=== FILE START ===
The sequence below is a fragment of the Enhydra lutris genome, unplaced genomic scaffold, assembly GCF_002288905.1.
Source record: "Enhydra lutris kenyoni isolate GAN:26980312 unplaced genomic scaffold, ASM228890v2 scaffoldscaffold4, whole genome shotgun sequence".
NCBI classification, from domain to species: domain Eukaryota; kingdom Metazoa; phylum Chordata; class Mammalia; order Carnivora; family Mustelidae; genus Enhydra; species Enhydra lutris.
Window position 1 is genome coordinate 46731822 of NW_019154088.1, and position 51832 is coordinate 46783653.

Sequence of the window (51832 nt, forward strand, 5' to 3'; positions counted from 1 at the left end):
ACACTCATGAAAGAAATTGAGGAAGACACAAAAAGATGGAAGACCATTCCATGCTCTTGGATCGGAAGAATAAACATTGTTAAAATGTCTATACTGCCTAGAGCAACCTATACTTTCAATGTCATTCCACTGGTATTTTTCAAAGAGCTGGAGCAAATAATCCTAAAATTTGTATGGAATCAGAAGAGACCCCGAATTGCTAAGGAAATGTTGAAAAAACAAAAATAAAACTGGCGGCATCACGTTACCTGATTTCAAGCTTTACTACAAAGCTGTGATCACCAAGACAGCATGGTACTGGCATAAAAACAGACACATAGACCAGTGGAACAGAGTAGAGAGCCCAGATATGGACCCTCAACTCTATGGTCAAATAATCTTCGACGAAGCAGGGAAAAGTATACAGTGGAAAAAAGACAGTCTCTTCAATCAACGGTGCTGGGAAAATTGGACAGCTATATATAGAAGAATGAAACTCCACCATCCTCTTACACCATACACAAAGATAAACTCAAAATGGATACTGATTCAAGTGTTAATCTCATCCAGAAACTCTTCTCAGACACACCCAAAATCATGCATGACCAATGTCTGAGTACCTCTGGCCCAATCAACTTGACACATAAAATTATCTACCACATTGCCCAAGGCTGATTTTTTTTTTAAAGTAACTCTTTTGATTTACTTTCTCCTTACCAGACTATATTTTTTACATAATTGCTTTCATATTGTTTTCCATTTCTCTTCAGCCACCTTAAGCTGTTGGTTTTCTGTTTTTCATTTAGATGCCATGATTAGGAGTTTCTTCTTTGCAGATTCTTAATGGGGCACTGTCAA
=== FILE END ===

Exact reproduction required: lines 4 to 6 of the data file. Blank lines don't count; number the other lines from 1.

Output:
Window position 1 is genome coordinate 46731822 of NW_019154088.1, and position 51832 is coordinate 46783653.

Sequence of the window (51832 nt, forward strand, 5' to 3'; positions counted from 1 at the left end):
ACACTCATGAAAGAAATTGAGGAAGACACAAAAAGATGGAAGACCATTCCATGCTCTTGGATCGGAAGAATAAACATTGTTAAAATGTCTATACTGCCTAGAGCAACCTATACTTTCAATGTCATTCCACTGGTATTTTTCAAAGAGCTGGAGCAAATAATCCTAAAATTTGTATGGAATCAGAAGAGACCCCGAATTGCTAAGGAAATGTTGAAAAAACAAAAATAAAACTGGCGGCATCACGTTACCTGATTTCAAGCTTTACTACAAAGCTGTGATCACCAAGACAGCATGGTACTGGCATAAAAACAGACACATAGACCAGTGGAACAGAGTAGAGAGCCCAGATATGGACCCTCAACTCTATGGTCAAATAATCTTCGACGAAGCAGGGAAAAGTATACAGTGGAAAAAAGACAGTCTCTTCAATCAACGGTGCTGGGAAAATTGGACAGCTATATATAGAAGAATGAAACTCCACCATCCTCTTACACCATACACAAAGATAAACTCAAAATGGATACTGATTCAAGTGTTAATCTCATCCAGAAACTCTTCTCAGACACACCCAAAATCATGCATGACCAATGTCTGAGTACCTCTGGCCCAATCAACTTGACACATAAAATTATCTACCACATTGCCCAAGGCTGATTTTTTTTTTAAAGTAACTCTTTTGATTTACTTTCTCCTTACCAGACTATATTTTTTACATAATTGCTTTCATATTGTTTTCCATTTCTCTTCAGCCACCTTAAGCTGTTGGTTTTCTGTTTTTCATTTAGATGCCATGATTAGGAGTTTCTTCTTTGCAGATTCTTAATGGGGCACTGTCAA